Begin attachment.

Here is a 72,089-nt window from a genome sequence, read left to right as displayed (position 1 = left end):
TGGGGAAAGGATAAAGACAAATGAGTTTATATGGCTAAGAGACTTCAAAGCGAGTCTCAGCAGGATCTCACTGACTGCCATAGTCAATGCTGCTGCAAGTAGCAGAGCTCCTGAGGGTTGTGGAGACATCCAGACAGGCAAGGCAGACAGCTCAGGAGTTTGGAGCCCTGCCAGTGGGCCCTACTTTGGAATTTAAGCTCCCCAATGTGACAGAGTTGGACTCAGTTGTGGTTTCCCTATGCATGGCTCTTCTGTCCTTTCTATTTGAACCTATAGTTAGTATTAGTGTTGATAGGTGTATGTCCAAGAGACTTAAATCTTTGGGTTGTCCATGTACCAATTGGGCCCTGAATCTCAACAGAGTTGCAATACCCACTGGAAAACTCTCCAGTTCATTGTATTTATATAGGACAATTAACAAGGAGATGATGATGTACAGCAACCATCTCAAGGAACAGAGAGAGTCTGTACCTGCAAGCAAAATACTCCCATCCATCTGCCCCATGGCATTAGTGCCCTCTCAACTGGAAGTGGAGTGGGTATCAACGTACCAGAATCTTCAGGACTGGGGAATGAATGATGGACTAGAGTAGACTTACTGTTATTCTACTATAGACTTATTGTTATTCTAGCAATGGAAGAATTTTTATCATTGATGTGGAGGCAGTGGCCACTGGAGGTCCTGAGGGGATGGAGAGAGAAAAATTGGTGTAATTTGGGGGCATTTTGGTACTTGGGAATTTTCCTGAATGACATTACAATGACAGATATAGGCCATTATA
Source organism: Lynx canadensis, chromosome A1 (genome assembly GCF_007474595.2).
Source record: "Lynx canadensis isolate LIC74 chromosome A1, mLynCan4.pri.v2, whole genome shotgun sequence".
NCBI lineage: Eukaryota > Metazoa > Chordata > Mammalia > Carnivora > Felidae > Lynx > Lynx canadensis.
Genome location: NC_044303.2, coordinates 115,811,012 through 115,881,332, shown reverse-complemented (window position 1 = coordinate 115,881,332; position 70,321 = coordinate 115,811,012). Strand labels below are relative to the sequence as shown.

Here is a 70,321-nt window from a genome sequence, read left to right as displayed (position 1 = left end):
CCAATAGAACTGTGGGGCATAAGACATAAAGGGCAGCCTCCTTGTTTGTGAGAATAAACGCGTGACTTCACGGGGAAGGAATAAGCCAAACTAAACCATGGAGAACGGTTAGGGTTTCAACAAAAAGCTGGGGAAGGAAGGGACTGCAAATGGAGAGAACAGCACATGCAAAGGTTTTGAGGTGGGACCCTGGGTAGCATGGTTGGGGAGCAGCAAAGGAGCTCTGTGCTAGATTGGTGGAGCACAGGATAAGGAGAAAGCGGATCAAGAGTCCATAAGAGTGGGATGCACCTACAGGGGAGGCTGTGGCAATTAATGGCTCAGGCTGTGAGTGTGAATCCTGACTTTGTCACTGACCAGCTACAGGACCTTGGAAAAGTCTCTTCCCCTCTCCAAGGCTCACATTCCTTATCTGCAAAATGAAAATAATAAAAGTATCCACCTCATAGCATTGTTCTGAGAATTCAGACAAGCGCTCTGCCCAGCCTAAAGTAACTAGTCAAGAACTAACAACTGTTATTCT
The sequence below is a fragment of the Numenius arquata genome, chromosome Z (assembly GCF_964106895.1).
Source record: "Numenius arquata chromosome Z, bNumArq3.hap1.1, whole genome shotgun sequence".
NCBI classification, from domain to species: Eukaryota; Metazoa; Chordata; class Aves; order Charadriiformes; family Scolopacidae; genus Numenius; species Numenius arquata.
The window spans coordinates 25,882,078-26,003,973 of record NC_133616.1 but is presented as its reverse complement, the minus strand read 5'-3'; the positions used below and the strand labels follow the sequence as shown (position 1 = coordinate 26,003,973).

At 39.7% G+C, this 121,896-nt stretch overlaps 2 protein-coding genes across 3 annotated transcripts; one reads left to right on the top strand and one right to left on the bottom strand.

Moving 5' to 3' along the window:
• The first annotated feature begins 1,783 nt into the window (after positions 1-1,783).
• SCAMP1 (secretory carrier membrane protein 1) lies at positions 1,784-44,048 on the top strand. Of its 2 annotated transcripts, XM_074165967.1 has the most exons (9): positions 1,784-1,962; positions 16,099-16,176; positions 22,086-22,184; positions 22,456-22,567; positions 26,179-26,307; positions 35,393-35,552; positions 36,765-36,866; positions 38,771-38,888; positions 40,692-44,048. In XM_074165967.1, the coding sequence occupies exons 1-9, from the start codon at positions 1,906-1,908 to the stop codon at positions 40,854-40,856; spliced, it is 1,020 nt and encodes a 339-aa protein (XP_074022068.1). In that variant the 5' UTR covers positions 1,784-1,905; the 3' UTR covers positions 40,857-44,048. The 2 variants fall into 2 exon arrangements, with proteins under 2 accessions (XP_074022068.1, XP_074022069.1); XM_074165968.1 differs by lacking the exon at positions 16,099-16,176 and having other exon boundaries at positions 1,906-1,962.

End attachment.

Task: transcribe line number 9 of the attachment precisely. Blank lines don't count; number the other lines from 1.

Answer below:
The sequence below is a fragment of the Numenius arquata genome, chromosome Z (assembly GCF_964106895.1).